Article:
Hay airdrop brings aids to Texas animals in Imelda’s aftermath

Cattle in Southeast Texas seeking higher ground in floodwaters caused by excessive rains brought from Tropical Storm Imelda.
Cattle in Southeast Texas seeking higher ground in floodwaters caused by excessive rains brought from Tropical Storm Imelda. © Texas A&M AgriLife Extension Service

Animals affected by Tropical Storm Imelda in Southeast Texas have been rescued, treated and had hay dropped in support.

Tropical Storm Imelda brought more rain and flooding to some coastal areas of Southeast Texas than Hurricane Harvey, which added to the challenges to support crews from Texas A&M AgriLife Extension Service and the Prairie View A&M University.

As well as the airdop of hundreds of big square bales of hay, relief teams have also used boats and “high-profile” military and emergency response vehicles to get to stricken animals.

Monty Dozier, AgriLife Extension director for the agency’s Disaster Assessment and Recovery Team said that last week, a total of 1,471 square bales of hay were airdropped, and another 485 square bales and 10 round bales have been delivered via other methods.

Texas A&M's Veterinary Emergency Team estimates it has treated more than 300 animals in recent days.
Texas A&M’s Veterinary Emergency Team estimates it has treated more than 300 animals affected by Tropical Storm Imelda in recent days. © Texas A&M VET/Facebook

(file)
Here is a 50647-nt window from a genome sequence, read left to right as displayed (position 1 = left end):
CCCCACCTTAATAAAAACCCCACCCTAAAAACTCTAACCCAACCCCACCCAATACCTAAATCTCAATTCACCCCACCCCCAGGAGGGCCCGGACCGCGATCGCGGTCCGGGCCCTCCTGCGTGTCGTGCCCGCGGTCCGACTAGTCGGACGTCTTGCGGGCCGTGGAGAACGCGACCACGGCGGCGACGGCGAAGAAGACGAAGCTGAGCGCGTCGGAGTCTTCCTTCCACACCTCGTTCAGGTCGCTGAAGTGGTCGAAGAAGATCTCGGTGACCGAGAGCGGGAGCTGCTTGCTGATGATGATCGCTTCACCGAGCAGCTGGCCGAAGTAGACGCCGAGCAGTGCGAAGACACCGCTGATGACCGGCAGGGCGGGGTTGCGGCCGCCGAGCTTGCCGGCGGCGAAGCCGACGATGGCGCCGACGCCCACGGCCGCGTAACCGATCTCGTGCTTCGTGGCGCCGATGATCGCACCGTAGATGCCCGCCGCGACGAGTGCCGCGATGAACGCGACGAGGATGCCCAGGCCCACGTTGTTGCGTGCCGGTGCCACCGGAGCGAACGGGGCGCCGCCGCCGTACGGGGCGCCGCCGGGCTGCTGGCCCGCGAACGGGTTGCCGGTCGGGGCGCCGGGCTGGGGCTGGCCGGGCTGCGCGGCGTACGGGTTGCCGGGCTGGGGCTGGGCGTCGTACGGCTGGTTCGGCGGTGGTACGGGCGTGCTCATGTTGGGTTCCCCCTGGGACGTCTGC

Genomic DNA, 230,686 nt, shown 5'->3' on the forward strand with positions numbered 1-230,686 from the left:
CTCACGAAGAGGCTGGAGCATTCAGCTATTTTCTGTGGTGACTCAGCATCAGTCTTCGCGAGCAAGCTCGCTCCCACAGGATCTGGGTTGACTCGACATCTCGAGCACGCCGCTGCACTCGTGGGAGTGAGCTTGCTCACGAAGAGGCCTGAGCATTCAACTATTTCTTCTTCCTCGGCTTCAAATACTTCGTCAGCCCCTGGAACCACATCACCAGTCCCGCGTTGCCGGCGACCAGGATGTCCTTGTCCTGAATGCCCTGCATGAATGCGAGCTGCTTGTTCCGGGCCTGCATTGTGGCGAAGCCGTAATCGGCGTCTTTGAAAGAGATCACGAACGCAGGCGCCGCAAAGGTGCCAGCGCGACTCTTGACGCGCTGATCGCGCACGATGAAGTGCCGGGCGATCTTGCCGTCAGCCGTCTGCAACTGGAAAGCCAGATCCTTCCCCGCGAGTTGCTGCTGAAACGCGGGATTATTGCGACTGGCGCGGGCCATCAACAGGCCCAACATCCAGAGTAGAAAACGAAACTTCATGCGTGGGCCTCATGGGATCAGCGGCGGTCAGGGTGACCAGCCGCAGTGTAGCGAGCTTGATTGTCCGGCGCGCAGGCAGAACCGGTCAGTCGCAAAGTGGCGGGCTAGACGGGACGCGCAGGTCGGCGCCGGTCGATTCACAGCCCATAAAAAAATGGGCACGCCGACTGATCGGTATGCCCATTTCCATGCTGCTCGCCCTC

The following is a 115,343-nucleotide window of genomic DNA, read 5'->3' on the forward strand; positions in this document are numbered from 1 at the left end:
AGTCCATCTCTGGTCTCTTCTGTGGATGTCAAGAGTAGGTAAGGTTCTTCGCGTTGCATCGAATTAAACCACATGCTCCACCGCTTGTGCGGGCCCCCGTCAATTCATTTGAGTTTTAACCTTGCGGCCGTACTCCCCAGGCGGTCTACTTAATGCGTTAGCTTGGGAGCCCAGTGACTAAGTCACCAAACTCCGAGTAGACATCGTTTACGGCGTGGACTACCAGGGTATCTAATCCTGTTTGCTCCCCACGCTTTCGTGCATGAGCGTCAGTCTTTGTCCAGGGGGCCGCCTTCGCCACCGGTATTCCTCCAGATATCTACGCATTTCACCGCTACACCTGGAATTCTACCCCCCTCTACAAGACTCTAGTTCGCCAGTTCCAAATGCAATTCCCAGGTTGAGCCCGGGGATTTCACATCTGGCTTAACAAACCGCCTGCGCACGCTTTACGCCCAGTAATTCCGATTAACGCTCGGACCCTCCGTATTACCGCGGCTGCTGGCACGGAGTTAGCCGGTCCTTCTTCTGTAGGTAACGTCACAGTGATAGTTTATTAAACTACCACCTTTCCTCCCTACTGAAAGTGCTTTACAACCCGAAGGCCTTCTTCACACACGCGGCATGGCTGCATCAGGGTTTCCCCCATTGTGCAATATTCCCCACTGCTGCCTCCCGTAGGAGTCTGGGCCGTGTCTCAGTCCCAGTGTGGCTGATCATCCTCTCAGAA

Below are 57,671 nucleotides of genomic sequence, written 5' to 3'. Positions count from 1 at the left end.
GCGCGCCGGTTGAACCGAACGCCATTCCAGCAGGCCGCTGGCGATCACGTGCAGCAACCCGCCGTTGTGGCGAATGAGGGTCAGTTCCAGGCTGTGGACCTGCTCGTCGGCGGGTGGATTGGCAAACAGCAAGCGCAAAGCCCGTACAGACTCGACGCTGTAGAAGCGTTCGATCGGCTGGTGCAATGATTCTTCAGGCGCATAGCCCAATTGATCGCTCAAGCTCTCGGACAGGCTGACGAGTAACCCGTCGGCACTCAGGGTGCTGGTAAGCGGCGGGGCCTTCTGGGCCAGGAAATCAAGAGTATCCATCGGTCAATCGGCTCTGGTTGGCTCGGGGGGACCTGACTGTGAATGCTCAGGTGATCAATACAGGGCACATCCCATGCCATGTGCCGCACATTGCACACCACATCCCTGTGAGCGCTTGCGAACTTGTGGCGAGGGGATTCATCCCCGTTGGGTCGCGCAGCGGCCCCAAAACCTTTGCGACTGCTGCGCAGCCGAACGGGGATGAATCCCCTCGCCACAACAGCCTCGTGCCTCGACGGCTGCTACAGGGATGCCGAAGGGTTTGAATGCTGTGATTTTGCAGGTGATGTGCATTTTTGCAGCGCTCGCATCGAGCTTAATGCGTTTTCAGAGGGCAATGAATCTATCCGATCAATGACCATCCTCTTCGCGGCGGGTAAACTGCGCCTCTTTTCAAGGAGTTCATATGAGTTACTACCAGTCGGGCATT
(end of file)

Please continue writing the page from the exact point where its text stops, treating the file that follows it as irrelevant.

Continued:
Animal shelters established at White’s Park in Chambers County and Ford Park in Jefferson County have provided food, shelter and medical assistance to horses, cattle, goats, dogs and cats.

The Texas A&M Veterinary Emergency Team (VET) has treated more than 300 animals in Chambers County, most of which were pets separated from their owners during the severe flooding.

Support through surveying storm damage was also provided by the agencies to the Texas Division of Emergency Management and Orange and Jasper counties.

Damage assessment reporting has also begun in Jefferson County and will soon begin in Newton County.

“Preliminary damage assessments are required for FEMA to help ensure counties are eligible for federal funds in the event of a presidential emergency declaration,” Dozier said.

Large square hay bales have been airdropped to animals stranded by Tropical Storm Imelda in Texas. 
Large square hay bales have been airdropped to animals stranded by Tropical Storm Imelda in Texas. © Texas A&M AgriLife Extension Service

Horsetalk.co.nz

Latest research and information from the horse world.

Leave a Reply

Your email address will not be published. Required fields are marked *